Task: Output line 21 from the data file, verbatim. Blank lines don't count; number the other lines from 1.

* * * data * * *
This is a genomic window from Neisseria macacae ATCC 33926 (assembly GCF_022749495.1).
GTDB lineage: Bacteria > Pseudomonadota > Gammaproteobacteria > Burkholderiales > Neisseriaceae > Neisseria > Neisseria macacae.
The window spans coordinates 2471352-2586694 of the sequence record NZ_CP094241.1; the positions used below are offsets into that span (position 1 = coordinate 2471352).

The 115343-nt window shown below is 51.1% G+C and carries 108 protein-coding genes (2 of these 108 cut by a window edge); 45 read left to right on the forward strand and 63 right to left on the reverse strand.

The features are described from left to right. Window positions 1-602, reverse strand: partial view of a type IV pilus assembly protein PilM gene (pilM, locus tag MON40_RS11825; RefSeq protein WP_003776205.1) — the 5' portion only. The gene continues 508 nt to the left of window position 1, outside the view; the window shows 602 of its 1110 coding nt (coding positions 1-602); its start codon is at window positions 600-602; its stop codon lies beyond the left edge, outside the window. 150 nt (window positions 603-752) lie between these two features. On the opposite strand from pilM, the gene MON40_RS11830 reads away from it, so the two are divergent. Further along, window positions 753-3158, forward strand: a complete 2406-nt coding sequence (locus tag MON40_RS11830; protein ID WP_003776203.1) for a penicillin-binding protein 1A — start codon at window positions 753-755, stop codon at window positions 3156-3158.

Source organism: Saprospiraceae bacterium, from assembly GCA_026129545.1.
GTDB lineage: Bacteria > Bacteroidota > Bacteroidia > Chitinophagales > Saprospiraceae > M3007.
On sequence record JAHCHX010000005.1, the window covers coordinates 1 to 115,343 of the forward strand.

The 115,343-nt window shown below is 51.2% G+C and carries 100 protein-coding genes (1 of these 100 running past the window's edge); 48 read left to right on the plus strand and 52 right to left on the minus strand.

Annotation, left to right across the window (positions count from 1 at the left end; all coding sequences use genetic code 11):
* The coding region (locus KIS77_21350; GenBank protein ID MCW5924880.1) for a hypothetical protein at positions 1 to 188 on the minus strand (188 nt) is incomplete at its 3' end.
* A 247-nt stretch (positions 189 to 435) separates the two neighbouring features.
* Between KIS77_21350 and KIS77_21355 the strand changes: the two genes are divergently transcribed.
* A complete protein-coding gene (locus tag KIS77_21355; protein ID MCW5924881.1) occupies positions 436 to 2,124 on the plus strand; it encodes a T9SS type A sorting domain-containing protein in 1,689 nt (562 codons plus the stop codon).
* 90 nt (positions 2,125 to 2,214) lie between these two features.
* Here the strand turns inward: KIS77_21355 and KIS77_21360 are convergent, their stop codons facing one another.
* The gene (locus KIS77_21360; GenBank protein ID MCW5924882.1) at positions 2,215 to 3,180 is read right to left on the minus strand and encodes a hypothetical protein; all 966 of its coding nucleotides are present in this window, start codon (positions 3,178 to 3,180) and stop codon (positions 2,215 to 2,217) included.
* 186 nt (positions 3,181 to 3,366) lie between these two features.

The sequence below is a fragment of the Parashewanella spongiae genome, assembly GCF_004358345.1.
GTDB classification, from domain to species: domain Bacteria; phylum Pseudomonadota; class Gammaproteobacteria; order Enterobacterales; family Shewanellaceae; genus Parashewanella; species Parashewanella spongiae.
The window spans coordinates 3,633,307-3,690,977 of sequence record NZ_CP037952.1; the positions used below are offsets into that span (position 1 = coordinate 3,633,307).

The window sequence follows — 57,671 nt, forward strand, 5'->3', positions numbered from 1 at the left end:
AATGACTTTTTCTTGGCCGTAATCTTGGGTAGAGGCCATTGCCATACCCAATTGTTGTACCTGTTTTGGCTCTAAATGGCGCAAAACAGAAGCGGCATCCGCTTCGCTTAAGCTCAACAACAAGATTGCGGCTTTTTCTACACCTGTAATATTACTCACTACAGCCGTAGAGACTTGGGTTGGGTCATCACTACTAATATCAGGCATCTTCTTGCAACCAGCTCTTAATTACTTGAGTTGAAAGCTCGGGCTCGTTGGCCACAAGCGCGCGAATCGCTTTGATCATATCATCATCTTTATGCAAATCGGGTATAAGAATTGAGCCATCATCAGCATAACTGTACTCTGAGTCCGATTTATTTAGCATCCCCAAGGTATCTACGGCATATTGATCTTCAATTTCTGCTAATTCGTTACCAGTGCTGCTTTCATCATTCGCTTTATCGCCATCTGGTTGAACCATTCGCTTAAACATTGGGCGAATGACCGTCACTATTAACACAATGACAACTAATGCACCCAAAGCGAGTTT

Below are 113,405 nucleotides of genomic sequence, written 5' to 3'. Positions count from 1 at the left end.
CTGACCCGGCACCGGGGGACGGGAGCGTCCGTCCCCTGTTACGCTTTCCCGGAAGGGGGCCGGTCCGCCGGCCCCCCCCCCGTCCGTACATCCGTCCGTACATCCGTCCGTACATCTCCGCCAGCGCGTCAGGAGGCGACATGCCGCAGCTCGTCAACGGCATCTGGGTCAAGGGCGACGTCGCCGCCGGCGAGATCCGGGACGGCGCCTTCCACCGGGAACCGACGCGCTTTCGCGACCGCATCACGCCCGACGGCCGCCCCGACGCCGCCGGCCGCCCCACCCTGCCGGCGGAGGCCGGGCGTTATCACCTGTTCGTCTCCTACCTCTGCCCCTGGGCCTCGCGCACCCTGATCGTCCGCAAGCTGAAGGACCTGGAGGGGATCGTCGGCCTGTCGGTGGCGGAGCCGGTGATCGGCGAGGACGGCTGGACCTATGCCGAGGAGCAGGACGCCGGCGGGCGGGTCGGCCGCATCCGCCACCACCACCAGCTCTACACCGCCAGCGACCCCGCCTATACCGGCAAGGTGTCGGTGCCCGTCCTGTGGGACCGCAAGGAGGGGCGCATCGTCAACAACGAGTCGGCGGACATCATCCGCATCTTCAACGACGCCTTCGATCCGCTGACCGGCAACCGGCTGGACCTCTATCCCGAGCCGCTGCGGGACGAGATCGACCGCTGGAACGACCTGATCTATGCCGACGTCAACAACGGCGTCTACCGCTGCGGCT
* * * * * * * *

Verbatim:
The window spans coordinates 3,633,307-3,690,977 of sequence record NZ_CP037952.1; the positions used below are offsets into that span (position 1 = coordinate 3,633,307).